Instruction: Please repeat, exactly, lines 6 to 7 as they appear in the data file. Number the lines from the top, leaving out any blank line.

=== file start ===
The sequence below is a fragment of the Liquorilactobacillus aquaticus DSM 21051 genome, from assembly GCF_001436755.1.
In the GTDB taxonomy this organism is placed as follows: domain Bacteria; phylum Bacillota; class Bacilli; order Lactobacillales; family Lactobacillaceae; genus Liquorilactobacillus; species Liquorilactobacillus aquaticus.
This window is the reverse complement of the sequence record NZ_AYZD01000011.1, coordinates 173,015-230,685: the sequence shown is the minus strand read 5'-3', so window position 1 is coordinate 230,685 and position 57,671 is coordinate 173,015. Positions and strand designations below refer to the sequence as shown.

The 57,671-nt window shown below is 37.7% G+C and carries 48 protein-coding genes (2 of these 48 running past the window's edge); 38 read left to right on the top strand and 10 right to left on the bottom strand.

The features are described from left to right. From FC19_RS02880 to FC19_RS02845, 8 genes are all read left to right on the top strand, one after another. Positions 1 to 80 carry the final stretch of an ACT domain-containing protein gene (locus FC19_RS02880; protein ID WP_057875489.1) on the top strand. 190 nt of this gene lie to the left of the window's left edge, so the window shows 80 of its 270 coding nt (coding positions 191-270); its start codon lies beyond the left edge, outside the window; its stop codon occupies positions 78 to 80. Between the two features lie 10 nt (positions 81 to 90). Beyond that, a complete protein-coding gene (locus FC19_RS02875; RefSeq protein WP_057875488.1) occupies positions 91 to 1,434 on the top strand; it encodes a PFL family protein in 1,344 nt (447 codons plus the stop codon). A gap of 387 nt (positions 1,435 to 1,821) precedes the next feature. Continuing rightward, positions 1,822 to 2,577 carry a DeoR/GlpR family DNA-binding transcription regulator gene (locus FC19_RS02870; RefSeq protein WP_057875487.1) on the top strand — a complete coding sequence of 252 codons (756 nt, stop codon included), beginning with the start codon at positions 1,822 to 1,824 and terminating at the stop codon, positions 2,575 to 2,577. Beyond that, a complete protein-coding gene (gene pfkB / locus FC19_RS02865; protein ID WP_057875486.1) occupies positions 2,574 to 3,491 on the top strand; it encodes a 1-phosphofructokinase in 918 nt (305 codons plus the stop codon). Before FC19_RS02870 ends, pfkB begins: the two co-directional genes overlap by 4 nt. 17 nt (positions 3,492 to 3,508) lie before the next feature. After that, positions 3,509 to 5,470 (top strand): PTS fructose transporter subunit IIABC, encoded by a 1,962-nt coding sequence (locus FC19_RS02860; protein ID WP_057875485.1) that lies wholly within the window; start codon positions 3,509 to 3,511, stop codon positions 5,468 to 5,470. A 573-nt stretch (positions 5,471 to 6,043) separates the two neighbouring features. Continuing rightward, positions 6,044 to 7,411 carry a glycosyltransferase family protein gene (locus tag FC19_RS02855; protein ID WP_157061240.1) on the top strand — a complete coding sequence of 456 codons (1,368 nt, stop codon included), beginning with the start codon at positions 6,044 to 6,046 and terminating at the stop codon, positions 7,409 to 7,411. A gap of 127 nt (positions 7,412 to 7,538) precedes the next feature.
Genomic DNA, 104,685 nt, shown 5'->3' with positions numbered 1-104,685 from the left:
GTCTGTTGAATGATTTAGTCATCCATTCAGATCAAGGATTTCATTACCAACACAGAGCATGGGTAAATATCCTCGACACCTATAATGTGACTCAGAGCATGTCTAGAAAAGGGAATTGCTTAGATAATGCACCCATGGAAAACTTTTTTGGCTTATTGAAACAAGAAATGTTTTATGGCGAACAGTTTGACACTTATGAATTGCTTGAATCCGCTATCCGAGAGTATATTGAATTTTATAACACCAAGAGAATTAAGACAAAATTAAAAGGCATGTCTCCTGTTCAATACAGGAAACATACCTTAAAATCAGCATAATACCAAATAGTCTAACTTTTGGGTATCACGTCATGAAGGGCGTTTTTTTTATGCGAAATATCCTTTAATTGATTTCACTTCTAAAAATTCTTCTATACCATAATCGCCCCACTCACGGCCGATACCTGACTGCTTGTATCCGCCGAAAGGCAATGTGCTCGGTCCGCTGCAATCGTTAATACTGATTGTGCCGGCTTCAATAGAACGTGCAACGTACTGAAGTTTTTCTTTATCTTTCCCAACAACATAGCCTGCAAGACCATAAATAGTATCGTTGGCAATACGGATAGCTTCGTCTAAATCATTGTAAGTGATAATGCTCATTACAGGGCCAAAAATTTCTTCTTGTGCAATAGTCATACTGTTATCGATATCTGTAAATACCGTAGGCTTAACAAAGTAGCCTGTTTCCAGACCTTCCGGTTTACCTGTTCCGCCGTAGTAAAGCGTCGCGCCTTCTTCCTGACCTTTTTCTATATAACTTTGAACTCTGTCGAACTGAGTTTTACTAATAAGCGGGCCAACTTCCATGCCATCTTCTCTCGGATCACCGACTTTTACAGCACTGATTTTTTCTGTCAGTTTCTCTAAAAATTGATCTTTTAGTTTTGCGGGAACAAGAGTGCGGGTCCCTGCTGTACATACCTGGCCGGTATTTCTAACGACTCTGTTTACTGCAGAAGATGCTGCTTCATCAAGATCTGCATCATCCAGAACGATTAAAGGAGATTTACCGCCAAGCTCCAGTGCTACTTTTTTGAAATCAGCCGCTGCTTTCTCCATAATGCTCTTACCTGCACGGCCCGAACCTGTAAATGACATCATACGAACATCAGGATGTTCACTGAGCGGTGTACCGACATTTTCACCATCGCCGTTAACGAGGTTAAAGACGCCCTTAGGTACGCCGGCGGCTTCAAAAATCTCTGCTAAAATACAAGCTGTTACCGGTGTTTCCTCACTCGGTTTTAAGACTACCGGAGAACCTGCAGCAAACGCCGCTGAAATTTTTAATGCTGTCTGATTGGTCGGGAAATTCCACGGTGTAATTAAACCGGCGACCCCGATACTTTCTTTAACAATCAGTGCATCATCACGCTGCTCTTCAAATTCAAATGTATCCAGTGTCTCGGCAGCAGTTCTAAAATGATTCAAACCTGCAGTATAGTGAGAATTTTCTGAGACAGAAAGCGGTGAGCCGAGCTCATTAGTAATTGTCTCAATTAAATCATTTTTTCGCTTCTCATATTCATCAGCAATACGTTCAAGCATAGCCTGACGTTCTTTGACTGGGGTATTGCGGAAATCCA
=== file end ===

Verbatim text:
Genomic DNA, 104,685 nt, shown 5'->3' with positions numbered 1-104,685 from the left:
GTCTGTTGAATGATTTAGTCATCCATTCAGATCAAGGATTTCATTACCAACACAGAGCATGGGTAAATATCCTCGACACCTATAATGTGACTCAGAGCATGTCTAGAAAAGGGAATTGCTTAGATAATGCACCCATGGAAAACTTTTTTGGCTTATTGAAACAAGAAATGTTTTATGGCGAACAGTTTGACACTTATGAATTGCTTGAATCCGCTATCCGAGAGTATATTGAATTTTATAACACCAAGAGAATTAAGACAAAATTAAAAGGCATGTCTCCTGTTCAATACAGGAAACATACCTTAAAATCAGCATAATACCAAATAGTCTAACTTTTGGGTATCACGTCATGAAGGGCGTTTTTTTTATGCGAAATATCCTTTAATTGATTTCACTTCTAAAAATTCTTCTATACCATAATCGCCCCACTCACGGCCGATACCTGACTGCTTGTATCCGCCGAAAGGCAATGTGCTCGGTCCGCTGCAATCGTTAATACTGATTGTGCCGGCTTCAATAGAACGTGCAACGTACTGAAGTTTTTCTTTATCTTTCCCAACAACATAGCCTGCAAGACCATAAATAGTATCGTTGGCAATACGGATAGCTTCGTCTAAATCATTGTAAGTGATAATGCTCATTACAGGGCCAAAAATTTCTTCTTGTGCAATAGTCATACTGTTATCGATATCTGTAAATACCGTAGGCTTAACAAAGTAGCCTGTTTCCAGACCTTCCGGTTTACCTGTTCCGCCGTAGTAAAGCGTCGCGCCTTCTTCCTGACCTTTTTCTATATAACTTTGAACTCTGTCGAACTGAGTTTTACTAATAAGCGGGCCAACTTCCATGCCATCTTCTCTCGGATCACCGACTTTTACAGCACTGATTTTTTCTGTCAGTTTCTCTAAAAATTGATCTTTTAGTTTTGCGGGAACAAGAGTGCGGGTCCCTGCTGTACATACCTGGCCGGTATTTCTAACGACTCTGTTTACTGCAGAAGATGCTGCTTCATCAAGATCTGCATCATCCAGAACGATTAAAGGAGATTTACCGCCAAGCTCCAGTGCTACTTTTTTGAAATCAGCCGCTGCTTTCTCCATAATGCTCTTACCTGCACGGCCCGAACCTGTAAATGACATCATACGAACATCAGGATGTTCACTGAGCGGTGTACCGACATTTTCACCATCGCCGTTAACGAGGTTAAAGACGCCCTTAGGTACGCCGGCGGCTTCAAAAATCTCTGCTAAAATACAAGCTGTTACCGGTGTTTCCTCACTCGGTTTTAAGACTACCGGAGAACCTGCAGCAAACGCCGCTGAAATTTTTAATGCTGTCTGATTGGTCGGGAAATTCCACGGTGTAATTAAACCGGCGACCCCGATACTTTCTTTAACAATCAGTGCATCATCACGCTGCTCTTCAAATTCAAATGTATCCAGTGTCTCGGCAGCAGTTCTAAAATGATTCAAACCTGCAGTATAGTGAGAATTTTCTGAGACAGAAAGCGGTGAGCCGAGCTCATTAGTAATTGTCTCAATTAAATCATTTTTTCGCTTCTCATATTCATCAGCAATACGTTCAAGCATAGCCTGACGTTCTTTGACTGGGGTATTGCGGAAATCCA